Do you ever get sick of having the same old fight with your partner? Good news — if you have kids it will truly diversify the things you argue about. From changing diapers and dealing with tantrums to homework and curfews, the list gets longer with every developmental stage. The bad news is that these exciting new conversations will soon become as predictable and exasperating as your old favourites, thanks to the familiarity of their underlying themes.
According to relationship gurus John and Julie Gottman, at least 69 per cent of couples’ conflicts are “perpetual problems,” i.e. based on fundamental differences between partners. After 45 years happily in love, the brand of cheese my parents buy isn’t really why they continue to argue about groceries — it’s their different values about money (she wants the fancy stuff and he can’t resist a deal).
I’m creative and spontaneous. My partner is careful and tidy. So, when he found me letting our toddler explore the spice cupboard while I cooked (mustard seeds make a great rattle), he didn’t compliment me on my ingenuity or domesticity; he had visions of us going to the ER for cayenne inhalation. In an ideal world, he would have said, “Good morning honey,thanks so much for making breakfast! I love that you are getting our child involved in the kitchen, and I’m also worried about her spilling some of the spices that could hurt her. I wonder if there might be a safer way to have her engaged while you are cooking?” What I heard sounded more like, “I can’t trust you with anything, you’re a terrible
mom.” It was probably somewhere in between.
If we had been alone, I might have accused him of being rigid and overprotective. But our daughter had picked up on the tension and needed an explanation: “Daddy loves and cares about you so he was worried that Mama was letting you play with something he thought could hurt you.” The act of narrating compassionately for her helped me see things from his perspective, and hearing this encouraged him to do the same with me. Suddenly, instead of being on opposite sides, we were playing on a team for our daughter. From that place of connection, we could come up with the compromise to keep the more potent spices on the shelves she cannot (yet) reach.
Of course not every disagreement is so easily resolved. Maybe there’s just no feasible middle ground, or one parent just can’t budge in their conviction. If it’s something minor that won’t cause you resentment, I suggest letting them have their way, explicitly stating,“I can see this is really important to you so I’m choosing to let it go, and I trust that when something is really important to me you’ll do the same.” But when it’s something that one partner feels is potentially harmful or developmentally inappropriate, such as threatening violence or putting a nanny cam in your teenager’s bedroom, a neutral third party advisor (your family doctor is a good place to start) should be consulted.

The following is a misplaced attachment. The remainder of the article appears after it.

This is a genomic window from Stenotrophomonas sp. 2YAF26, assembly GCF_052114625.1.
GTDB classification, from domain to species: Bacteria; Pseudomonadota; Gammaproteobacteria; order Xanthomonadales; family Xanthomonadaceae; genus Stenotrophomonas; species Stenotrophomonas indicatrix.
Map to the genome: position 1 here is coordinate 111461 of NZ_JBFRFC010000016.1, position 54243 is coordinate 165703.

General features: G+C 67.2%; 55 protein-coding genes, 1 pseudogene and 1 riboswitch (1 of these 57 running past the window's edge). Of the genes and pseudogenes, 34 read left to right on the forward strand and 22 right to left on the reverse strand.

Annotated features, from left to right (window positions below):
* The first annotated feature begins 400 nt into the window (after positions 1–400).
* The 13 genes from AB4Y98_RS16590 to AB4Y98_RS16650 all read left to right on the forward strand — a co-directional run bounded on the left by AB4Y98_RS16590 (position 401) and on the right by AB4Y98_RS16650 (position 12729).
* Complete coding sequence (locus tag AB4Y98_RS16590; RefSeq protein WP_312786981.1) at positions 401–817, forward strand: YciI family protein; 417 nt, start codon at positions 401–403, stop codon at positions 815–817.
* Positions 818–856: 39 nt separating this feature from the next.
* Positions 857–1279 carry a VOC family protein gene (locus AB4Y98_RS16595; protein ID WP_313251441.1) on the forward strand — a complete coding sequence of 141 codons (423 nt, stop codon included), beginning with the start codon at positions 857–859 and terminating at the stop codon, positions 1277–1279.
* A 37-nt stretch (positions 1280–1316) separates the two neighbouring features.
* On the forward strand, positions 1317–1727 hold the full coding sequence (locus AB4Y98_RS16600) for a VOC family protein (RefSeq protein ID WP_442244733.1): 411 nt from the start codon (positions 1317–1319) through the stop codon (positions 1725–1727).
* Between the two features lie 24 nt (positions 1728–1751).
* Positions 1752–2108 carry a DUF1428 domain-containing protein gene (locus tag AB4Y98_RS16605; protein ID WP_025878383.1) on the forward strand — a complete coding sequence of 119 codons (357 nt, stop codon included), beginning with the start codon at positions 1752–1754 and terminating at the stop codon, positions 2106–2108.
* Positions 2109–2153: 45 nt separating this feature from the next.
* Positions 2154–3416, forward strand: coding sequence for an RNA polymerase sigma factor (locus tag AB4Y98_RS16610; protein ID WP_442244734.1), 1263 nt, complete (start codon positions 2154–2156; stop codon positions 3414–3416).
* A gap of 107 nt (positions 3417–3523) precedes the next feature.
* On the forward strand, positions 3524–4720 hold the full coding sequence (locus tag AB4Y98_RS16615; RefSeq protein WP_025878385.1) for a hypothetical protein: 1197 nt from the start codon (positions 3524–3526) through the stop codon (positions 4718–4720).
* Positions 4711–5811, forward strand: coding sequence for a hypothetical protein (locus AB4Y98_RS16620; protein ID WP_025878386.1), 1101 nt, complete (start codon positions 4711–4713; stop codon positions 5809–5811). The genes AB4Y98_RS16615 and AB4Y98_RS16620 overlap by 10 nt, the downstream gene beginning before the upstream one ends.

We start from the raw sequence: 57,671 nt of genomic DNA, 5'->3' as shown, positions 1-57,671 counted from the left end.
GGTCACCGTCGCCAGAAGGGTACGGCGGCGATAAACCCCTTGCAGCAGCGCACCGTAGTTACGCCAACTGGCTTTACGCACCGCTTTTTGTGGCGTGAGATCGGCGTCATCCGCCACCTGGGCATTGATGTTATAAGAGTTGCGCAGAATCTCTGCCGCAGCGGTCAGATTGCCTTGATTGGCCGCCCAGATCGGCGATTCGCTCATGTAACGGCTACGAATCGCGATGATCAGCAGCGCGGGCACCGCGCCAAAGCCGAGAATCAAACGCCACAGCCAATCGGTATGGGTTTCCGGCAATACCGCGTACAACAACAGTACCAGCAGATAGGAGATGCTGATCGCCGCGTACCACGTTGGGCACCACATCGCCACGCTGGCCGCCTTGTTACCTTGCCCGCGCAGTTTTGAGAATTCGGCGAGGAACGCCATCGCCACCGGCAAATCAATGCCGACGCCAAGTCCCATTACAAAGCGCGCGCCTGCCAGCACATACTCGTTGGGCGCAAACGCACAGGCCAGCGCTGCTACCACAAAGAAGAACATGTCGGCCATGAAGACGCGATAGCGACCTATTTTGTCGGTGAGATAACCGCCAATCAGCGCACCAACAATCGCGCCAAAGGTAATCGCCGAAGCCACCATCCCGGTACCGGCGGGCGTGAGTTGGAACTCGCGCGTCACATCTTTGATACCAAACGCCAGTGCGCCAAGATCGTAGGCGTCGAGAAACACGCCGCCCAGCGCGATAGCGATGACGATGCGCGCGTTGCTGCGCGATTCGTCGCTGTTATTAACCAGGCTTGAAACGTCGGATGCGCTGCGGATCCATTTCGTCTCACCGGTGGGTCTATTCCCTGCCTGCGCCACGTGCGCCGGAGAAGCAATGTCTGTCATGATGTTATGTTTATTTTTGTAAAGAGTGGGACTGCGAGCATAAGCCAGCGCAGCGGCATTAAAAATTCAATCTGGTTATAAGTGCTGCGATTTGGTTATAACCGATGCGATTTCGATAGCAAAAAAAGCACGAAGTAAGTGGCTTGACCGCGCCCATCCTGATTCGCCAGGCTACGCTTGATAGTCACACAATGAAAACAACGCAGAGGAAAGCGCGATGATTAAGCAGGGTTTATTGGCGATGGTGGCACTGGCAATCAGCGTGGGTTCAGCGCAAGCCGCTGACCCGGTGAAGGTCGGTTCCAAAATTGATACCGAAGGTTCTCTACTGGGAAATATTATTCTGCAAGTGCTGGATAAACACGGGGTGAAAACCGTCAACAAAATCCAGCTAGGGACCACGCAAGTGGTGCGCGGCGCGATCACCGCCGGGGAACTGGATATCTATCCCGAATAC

As you may have figured out by now, trying to change your own, or anyone else’s, personality is an uphill battle. Occasionally a characteristic is pathological (such as extreme anger or crippling anxiety, perhaps caused by trauma or mental illness), in which case a therapeutic intervention could be helpful. But I can’t send my husband to therapy to be less of a neat freak any more than he should expect me to stop being so adventurous. Nor would I want him to be exactly like me or for us to have a conflict-free relationship.
What I want is for my daughter to grow up knowing that all different types of people are OK, and to learn how to navigate conflict respectfully and productively. Of course, I’d steer clear of sex and money convos in front of the kids. But when he expresses hurt about my unsolicited feedback on his cooking (I am my mother’s daughter) and I apologize and thank him for his effort, our daughter learns about assertiveness, empathy, gratitude and taking responsibility for our impact on others.
This doesn’t mean I don’t value the importance of parents presenting a united front — it would be confusing for a kid to be allowed to play with the spices, get dessert or watch TV only when dad wasn’t around (that’s the grandparent’s job), and would undermine his relationship with our daughter. Especially when it comes to rewards and consequences, consistency between parents is key. What it does mean is that he can continue to interact with her in ways that feel comfortable and genuine to him (quiet, routine play), while I can conduct pot and pan concerts and take her tobogganing. Both are important, and everyone is happier when we acknowledge the benefits of each. I notice her gravitating towards me when she needs stimulation and him when she needs grounding — what a wonderful way to learn to get your needs met!
Mara Kates has an MSW in child, youth and family services and is director of Camp Arowhon.